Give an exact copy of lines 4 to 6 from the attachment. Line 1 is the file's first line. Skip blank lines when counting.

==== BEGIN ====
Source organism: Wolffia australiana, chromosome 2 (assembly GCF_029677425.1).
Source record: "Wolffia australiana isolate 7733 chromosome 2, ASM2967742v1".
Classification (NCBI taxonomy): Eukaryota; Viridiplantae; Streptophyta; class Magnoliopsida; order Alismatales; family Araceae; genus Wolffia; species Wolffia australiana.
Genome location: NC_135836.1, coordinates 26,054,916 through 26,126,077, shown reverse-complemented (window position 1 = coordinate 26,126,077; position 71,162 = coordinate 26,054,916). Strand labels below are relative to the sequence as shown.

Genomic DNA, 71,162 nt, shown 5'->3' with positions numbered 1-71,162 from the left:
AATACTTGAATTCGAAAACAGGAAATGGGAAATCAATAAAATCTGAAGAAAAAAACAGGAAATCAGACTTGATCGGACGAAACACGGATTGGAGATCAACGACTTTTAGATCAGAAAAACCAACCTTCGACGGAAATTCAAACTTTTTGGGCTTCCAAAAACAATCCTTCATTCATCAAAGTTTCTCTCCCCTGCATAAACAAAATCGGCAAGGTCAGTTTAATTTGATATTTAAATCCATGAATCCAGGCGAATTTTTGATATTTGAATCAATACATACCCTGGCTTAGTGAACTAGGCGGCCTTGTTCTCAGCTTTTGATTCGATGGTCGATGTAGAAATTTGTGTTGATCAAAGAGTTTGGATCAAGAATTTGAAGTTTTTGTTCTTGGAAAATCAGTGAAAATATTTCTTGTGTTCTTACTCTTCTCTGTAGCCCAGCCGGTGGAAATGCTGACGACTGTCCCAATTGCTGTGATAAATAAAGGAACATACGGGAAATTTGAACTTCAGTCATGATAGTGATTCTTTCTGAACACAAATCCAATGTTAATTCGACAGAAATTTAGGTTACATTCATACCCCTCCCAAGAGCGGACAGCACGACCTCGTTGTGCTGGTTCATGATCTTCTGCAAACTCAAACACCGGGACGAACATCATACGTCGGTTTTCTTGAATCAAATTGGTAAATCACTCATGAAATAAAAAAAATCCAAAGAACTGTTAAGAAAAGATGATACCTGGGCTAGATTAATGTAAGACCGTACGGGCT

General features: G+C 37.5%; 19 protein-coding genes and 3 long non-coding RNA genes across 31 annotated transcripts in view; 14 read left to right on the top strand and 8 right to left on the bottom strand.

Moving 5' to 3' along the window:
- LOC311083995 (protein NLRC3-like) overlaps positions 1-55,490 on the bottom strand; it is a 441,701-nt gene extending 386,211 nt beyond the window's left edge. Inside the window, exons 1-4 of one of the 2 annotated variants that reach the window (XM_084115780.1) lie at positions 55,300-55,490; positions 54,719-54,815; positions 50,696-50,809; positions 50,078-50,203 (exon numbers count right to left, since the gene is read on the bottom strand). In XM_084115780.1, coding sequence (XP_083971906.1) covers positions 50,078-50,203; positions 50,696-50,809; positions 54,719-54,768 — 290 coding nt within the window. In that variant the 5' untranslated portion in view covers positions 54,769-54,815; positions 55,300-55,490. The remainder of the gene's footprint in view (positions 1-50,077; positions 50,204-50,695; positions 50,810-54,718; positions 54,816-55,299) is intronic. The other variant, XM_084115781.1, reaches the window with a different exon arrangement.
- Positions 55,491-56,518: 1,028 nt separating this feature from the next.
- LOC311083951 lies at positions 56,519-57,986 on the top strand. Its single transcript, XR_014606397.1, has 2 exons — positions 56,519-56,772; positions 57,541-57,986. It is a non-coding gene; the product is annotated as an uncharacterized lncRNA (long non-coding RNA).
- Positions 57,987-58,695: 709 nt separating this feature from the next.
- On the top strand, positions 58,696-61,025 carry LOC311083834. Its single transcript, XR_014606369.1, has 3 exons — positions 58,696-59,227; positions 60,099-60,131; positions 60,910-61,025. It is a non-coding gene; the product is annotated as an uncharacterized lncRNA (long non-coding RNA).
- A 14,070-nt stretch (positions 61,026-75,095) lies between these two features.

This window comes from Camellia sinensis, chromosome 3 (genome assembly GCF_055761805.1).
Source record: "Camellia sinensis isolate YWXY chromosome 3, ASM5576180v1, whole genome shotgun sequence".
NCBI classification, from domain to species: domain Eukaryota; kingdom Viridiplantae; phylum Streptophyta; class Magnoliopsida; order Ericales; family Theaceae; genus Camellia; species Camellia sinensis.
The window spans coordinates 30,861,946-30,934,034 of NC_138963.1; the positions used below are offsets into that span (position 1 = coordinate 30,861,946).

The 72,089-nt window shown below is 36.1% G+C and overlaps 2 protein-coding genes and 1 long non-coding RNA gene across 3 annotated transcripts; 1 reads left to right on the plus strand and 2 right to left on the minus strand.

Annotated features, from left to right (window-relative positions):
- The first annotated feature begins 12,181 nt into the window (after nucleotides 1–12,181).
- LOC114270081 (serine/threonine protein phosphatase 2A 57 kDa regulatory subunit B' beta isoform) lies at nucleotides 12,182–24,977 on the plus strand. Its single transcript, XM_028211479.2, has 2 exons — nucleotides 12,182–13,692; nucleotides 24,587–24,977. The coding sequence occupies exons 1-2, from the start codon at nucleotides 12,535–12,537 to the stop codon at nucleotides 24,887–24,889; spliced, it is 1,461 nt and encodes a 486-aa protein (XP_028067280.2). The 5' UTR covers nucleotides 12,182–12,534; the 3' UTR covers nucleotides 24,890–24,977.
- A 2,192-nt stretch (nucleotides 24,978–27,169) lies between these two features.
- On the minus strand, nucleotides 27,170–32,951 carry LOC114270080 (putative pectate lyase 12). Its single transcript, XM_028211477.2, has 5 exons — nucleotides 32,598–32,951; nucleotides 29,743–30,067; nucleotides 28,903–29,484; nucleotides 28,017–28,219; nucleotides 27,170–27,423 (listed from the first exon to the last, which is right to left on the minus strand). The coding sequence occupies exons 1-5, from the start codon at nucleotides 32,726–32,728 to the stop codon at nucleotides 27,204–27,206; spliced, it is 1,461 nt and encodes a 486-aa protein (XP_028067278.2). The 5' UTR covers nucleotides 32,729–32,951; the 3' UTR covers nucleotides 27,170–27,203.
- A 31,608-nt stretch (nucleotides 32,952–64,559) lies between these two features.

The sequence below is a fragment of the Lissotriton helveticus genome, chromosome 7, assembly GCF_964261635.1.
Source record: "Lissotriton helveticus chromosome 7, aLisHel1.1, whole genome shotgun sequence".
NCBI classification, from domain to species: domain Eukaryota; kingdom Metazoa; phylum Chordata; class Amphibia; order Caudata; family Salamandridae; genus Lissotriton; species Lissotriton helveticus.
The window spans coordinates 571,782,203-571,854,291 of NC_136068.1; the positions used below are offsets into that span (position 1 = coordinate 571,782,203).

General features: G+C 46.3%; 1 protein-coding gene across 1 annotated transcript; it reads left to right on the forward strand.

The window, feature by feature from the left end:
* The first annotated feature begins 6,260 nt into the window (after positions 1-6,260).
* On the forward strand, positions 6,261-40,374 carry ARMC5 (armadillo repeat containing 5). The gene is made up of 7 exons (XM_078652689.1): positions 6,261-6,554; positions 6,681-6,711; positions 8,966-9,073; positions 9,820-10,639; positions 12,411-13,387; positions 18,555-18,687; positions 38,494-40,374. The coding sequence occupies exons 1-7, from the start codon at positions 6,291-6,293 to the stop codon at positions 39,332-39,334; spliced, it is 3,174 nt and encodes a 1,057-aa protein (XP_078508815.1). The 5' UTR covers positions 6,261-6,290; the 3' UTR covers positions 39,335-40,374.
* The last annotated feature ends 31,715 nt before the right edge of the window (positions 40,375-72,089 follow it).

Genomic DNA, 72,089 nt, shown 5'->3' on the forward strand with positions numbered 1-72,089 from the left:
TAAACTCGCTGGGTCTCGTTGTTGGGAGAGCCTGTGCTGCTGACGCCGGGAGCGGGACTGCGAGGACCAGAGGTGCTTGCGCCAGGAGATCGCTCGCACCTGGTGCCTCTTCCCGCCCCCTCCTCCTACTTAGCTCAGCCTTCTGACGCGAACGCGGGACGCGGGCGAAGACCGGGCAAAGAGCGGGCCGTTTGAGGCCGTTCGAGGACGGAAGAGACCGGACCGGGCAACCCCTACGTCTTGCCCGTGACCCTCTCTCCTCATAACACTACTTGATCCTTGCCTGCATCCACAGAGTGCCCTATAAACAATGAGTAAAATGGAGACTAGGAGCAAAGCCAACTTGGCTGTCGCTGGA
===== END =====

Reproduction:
Genome location: NC_135836.1, coordinates 26,054,916 through 26,126,077, shown reverse-complemented (window position 1 = coordinate 26,126,077; position 71,162 = coordinate 26,054,916). Strand labels below are relative to the sequence as shown.

Genomic DNA, 71,162 nt, shown 5'->3' with positions numbered 1-71,162 from the left:
AATACTTGAATTCGAAAACAGGAAATGGGAAATCAATAAAATCTGAAGAAAAAAACAGGAAATCAGACTTGATCGGACGAAACACGGATTGGAGATCAACGACTTTTAGATCAGAAAAACCAACCTTCGACGGAAATTCAAACTTTTTGGGCTTCCAAAAACAATCCTTCATTCATCAAAGTTTCTCTCCCCTGCATAAACAAAATCGGCAAGGTCAGTTTAATTTGATATTTAAATCCATGAATCCAGGCGAATTTTTGATATTTGAATCAATACATACCCTGGCTTAGTGAACTAGGCGGCCTTGTTCTCAGCTTTTGATTCGATGGTCGATGTAGAAATTTGTGTTGATCAAAGAGTTTGGATCAAGAATTTGAAGTTTTTGTTCTTGGAAAATCAGTGAAAATATTTCTTGTGTTCTTACTCTTCTCTGTAGCCCAGCCGGTGGAAATGCTGACGACTGTCCCAATTGCTGTGATAAATAAAGGAACATACGGGAAATTTGAACTTCAGTCATGATAGTGATTCTTTCTGAACACAAATCCAATGTTAATTCGACAGAAATTTAGGTTACATTCATACCCCTCCCAAGAGCGGACAGCACGACCTCGTTGTGCTGGTTCATGATCTTCTGCAAACTCAAACACCGGGACGAACATCATACGTCGGTTTTCTTGAATCAAATTGGTAAATCACTCATGAAATAAAAAAAATCCAAAGAACTGTTAAGAAAAGATGATACCTGGGCTAGATTAATGTAAGACCGTACGGGCT